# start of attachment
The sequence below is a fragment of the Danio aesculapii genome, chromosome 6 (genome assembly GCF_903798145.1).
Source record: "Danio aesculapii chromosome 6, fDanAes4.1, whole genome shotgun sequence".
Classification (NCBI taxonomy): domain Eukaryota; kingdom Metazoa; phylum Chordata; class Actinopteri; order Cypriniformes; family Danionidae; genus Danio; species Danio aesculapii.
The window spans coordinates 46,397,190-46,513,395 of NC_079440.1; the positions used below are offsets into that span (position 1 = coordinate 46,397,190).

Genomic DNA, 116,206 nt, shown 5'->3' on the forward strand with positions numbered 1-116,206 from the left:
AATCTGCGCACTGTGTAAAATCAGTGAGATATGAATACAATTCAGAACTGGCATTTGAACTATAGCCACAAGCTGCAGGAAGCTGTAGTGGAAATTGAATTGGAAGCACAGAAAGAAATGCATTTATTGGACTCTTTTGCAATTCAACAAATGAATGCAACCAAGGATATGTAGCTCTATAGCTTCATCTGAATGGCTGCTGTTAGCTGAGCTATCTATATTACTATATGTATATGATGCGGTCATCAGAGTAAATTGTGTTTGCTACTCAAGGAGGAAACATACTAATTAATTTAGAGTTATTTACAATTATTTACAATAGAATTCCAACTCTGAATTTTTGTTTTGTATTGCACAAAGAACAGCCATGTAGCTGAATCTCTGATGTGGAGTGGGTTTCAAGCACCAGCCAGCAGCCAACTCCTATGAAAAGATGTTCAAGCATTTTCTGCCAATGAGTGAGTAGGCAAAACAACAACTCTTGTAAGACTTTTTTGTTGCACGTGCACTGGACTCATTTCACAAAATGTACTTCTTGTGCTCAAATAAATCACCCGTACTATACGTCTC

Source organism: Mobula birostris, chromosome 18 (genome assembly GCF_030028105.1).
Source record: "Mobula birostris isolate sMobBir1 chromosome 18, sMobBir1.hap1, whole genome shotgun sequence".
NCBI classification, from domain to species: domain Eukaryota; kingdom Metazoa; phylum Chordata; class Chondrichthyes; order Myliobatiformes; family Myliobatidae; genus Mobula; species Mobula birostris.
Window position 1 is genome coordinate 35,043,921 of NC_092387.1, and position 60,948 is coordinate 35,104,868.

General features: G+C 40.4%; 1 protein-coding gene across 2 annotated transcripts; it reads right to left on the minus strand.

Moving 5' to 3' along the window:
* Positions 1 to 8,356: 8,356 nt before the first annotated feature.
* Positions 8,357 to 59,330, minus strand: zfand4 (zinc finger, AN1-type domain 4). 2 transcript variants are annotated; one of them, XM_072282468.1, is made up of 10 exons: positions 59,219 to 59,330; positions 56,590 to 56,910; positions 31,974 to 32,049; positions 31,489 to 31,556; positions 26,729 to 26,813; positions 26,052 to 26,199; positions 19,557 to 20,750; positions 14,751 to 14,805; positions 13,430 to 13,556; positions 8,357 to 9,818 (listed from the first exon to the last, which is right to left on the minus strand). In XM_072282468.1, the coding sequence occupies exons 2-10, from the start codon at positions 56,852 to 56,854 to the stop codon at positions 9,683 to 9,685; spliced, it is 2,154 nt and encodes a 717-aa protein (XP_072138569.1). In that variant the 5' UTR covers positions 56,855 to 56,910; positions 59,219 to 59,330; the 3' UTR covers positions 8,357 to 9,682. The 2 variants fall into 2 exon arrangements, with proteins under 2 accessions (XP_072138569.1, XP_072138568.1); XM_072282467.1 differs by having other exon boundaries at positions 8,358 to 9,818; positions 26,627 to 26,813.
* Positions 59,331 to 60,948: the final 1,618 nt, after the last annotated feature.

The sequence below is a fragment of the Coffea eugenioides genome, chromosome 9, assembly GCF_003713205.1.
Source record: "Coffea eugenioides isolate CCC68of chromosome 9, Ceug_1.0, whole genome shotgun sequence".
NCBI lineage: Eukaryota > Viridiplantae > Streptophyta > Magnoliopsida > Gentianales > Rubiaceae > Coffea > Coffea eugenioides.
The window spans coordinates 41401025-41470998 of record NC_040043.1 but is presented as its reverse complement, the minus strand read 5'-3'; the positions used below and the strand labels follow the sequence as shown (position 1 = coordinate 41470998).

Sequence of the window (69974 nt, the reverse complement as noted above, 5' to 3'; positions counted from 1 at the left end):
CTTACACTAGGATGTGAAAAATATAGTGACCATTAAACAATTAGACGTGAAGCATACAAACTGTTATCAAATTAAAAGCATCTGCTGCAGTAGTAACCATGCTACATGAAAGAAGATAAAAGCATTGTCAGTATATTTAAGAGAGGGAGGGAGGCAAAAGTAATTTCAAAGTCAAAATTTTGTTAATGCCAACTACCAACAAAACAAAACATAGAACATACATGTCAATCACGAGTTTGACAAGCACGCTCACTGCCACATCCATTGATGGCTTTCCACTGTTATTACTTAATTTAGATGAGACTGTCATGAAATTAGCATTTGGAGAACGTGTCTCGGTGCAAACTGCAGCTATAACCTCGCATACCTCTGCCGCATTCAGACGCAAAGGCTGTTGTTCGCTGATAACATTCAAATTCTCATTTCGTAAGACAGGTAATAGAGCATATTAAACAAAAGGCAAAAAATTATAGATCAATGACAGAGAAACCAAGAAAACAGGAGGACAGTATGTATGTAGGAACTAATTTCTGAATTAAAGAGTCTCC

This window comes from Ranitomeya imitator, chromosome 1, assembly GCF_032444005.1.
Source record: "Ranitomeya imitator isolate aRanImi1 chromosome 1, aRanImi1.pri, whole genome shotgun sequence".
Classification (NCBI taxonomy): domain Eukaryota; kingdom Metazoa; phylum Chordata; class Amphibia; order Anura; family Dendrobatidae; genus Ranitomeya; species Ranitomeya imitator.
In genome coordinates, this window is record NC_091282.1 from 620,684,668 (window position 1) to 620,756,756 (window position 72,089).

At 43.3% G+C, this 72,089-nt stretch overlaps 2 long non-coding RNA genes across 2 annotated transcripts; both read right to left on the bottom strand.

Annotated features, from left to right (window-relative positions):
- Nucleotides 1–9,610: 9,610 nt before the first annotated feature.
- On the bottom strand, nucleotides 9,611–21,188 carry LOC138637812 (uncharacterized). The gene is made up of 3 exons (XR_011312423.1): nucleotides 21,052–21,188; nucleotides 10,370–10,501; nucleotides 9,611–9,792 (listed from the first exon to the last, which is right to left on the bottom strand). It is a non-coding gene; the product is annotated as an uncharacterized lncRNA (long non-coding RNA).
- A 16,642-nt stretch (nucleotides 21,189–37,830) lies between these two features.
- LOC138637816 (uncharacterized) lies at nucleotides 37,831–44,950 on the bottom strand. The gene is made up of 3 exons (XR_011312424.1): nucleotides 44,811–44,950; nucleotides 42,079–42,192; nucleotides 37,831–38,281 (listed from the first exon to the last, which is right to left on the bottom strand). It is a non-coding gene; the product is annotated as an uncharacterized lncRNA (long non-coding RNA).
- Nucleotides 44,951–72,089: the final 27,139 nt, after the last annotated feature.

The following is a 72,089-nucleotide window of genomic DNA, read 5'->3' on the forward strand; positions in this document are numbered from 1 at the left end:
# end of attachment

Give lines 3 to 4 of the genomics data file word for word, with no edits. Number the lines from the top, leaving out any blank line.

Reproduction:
Classification (NCBI taxonomy): domain Eukaryota; kingdom Metazoa; phylum Chordata; class Actinopteri; order Cypriniformes; family Danionidae; genus Danio; species Danio aesculapii.
The window spans coordinates 46,397,190-46,513,395 of NC_079440.1; the positions used below are offsets into that span (position 1 = coordinate 46,397,190).